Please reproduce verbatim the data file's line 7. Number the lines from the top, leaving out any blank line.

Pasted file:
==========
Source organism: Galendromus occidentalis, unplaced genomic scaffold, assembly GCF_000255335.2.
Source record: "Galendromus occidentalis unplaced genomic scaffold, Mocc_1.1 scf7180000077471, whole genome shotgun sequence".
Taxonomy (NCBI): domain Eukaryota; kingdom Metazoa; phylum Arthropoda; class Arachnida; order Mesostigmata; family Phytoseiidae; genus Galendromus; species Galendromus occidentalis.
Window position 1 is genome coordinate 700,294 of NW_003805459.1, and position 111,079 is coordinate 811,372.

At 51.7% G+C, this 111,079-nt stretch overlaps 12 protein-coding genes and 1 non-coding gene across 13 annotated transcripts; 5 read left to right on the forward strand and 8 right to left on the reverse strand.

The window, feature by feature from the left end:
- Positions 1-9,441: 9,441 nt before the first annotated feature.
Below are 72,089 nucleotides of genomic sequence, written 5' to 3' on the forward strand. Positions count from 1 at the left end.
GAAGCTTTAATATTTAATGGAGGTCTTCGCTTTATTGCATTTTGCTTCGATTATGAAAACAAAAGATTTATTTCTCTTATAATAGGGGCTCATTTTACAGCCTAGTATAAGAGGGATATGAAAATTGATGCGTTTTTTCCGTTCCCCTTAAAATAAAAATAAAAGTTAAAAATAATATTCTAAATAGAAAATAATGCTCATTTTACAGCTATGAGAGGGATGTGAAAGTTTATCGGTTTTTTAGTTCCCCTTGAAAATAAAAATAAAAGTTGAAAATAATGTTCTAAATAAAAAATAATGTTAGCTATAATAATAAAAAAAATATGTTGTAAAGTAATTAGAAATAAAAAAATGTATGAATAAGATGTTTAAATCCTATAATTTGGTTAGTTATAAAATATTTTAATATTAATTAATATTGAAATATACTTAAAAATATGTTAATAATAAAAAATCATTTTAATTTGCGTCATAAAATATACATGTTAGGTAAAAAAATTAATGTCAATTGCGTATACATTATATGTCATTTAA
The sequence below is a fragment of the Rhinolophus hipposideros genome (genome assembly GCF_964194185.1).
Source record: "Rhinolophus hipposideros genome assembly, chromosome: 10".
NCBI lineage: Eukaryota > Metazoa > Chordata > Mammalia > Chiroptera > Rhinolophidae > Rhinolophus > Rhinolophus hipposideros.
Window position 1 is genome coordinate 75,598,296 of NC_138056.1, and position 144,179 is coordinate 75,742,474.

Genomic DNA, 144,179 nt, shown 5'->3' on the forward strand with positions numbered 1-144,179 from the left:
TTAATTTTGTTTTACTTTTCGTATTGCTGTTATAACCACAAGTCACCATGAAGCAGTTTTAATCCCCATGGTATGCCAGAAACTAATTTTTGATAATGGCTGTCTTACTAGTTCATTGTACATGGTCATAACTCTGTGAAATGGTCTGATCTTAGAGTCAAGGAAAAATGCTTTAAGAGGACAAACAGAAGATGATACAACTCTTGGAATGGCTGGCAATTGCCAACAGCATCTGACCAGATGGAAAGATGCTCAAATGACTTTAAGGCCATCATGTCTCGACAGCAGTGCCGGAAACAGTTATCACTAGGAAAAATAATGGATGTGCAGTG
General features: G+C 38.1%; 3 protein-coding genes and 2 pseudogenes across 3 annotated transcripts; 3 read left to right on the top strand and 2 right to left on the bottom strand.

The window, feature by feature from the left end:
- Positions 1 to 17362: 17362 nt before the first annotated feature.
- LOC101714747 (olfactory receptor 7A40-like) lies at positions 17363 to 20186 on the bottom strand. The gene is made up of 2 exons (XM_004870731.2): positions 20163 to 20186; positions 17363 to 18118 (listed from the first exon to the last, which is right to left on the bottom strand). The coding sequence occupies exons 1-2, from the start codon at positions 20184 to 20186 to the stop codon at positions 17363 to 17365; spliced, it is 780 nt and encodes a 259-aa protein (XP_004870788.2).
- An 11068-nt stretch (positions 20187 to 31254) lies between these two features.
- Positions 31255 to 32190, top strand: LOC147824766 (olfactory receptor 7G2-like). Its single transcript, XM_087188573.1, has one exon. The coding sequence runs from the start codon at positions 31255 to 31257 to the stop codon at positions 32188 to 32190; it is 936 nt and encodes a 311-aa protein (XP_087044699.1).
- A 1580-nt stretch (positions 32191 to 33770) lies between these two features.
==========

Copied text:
- Positions 1-9,441: 9,441 nt before the first annotated feature.